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Maintainer: Daniel S. Wilkerson
Developer: Scott McPeak
Documenter: Simon Goldsmith


Delta assists you in minimizing "interesting" files subject to a test of their interestingness. A common such situation is when attempting to isolate a small failure-inducing substring of a large input that causes your program to exhibit a bug.

Our implementation is based on the Delta Debugging algorithm. Andreas wrote a book "Why Programs Fail" about debugging programs.

This work was supported by professors Alex Aiken and George Necula and was done at UC Berkeley.


Feel free to just get the current git repository version.

  • release-2020-06-22:   shasum -a 256 -p release-2020-06-22.tar.gz   ea8a1dc3a97e21ff09f8c70f6b1f544b17674cc85000d5d79a91e73a662c2e7a ?release-2020-06-22.tar.gz
  • delta-2006.08.03.tar.gz:   md5: 7be4ac4ae9c1eb01ccf29d413d4cc64a This release is retired.
  • delta-2006.07.15.tar.gz:   md5: 57afa6d4e7d15f380803e878c24678ed This release is retired.
  • delta-2005.09.13.tar.gz   md5: 588d65056ea48ae2a2ecee32598c5837 This release is retired.
  • The first release of Delta was on 14 July 2003. It is now retired.


I first wrote delta out of necessity. Scott and I had a quarter-million line (after prepossessing) C++ input that would crash the C++ front-end we were working on, Elsa; there was just no way we were going to minimize that by hand. I just checked my little perl script into the CVS repository most of us used in the Programming Languages group at Berkeley. Scott later added to it.

I would hear occasionally of someone else in the group using it: just a "Hey, thanks for delta!" every once in a while. One day, a graduate student came into my office; he leaned back against the wall and spoke in a low tone. "You know, some of our friends at Microsoft Research have heard of your delta tool. They would really like to use it. They asked me to ask you if you could please release it as Open Source; the BSD license is preferred."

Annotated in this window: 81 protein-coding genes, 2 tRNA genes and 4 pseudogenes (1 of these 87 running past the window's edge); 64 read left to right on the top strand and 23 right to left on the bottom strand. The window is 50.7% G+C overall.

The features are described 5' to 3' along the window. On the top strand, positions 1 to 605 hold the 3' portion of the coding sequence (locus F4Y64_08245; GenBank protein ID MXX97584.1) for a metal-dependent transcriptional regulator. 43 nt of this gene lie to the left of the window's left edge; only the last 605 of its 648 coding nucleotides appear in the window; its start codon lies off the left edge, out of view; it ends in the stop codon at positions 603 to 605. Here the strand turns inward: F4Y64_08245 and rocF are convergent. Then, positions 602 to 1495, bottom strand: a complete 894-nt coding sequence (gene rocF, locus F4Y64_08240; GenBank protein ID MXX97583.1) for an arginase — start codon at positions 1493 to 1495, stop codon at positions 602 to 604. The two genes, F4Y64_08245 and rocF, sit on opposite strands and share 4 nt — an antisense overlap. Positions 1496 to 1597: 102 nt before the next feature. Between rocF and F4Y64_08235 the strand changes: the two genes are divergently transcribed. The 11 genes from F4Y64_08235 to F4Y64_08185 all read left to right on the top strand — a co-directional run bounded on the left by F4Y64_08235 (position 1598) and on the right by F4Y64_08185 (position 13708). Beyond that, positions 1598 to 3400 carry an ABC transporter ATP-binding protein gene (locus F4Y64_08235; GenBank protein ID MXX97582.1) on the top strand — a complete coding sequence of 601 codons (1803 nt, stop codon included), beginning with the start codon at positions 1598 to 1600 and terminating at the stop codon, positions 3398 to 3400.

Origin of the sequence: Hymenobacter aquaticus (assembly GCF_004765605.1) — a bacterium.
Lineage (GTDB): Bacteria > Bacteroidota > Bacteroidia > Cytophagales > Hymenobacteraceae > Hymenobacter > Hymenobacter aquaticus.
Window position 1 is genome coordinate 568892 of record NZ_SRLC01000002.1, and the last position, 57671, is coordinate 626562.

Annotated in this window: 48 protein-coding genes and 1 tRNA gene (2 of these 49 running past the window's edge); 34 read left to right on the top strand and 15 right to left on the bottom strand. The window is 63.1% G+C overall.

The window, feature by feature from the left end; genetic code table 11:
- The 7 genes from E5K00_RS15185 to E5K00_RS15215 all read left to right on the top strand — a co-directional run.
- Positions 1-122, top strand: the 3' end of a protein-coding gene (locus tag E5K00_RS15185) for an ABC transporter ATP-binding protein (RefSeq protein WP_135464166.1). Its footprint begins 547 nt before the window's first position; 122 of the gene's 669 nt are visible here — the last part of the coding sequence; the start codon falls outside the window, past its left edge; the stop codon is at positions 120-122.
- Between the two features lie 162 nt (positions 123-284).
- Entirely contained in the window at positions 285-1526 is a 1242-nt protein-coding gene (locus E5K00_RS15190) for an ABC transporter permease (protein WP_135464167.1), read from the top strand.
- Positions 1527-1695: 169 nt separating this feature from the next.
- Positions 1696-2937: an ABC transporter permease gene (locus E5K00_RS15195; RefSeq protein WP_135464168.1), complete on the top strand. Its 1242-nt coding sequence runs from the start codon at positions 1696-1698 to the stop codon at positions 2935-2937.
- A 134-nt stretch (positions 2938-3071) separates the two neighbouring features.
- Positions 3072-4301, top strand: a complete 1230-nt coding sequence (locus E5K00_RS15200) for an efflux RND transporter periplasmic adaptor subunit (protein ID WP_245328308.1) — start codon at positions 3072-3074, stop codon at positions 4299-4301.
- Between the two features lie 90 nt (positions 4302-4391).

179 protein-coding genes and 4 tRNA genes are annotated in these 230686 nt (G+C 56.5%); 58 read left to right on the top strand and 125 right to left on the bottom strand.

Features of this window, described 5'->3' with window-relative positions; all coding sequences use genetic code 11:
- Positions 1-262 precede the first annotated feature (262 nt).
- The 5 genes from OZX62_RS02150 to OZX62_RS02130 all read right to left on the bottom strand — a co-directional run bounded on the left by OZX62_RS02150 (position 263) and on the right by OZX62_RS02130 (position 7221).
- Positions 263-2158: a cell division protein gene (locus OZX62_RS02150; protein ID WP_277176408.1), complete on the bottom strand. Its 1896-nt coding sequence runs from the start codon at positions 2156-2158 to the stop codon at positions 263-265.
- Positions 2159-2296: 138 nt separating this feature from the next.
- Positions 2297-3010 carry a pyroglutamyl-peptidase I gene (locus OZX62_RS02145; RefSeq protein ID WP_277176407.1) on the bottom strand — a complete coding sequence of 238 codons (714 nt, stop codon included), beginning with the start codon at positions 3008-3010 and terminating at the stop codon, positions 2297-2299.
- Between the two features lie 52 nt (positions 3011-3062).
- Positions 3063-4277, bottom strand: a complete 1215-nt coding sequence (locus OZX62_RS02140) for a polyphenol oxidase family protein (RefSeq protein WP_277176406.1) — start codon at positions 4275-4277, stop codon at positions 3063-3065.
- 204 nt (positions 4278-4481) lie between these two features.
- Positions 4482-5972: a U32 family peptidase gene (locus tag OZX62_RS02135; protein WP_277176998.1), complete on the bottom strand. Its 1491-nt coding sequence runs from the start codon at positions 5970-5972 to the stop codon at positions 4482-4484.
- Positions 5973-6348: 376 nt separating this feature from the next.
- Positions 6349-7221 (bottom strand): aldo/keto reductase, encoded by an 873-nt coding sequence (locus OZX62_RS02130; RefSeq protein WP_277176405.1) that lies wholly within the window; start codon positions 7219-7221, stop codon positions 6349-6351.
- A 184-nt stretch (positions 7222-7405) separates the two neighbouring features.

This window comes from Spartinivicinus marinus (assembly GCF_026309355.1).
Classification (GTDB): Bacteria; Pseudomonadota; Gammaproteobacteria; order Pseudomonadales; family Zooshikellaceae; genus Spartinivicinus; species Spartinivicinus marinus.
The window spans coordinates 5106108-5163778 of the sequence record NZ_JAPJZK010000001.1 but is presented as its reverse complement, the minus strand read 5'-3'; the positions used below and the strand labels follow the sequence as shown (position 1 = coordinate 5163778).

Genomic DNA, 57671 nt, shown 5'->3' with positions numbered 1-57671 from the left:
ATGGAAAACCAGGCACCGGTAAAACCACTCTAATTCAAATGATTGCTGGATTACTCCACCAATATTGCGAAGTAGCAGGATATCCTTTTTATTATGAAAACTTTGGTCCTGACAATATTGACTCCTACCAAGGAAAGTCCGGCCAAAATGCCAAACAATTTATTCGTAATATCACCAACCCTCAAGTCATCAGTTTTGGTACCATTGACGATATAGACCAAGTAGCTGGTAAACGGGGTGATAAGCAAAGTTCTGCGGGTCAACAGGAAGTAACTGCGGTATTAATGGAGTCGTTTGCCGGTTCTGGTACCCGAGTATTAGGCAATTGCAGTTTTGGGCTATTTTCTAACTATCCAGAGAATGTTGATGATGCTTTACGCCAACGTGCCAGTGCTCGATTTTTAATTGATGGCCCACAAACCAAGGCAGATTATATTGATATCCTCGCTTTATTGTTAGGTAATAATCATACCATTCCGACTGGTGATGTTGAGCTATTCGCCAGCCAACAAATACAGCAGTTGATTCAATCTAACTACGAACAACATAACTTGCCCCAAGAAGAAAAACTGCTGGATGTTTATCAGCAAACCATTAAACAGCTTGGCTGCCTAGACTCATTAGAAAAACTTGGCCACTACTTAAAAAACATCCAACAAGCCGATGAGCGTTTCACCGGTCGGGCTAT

I GPL'ed it right away. A few years later I relented and it is now released under the BSD license. So there you go, you have Microsoft to thank for the existence of delta as an open-source project. I think it is quite interesting given their often unfriendly public stance on Open Source, such as that it is Communism. I guess they want to commune with us after all.

I presented Delta at CodeCon 2006. The slides are here.

Usage overview

The best way to understand how to use delta is with an example of its usage. Below is one example helpfully written up for me by Simon Goldsmith; read it first. For those wanting more, I also wrote a more detailed and harder to read document describing each tool: Using Delta.

Note that what follows is an example of using delta to minimize an input file to a program that reads programs, much as a compiler does. Note two features of file minimization that are present in the example.

Do a controlled experiment.

Below we don't just minimize a file that causes Oink to produce an error message, we minimize a file that causes gcc to accept AND oink to reject in a specific way. That is, the test delta does is a controlled experiment, where gcc is the control. Ignoring this aspect of the problem seems to be a frequent mistake of first time users.

Exploit nested structure.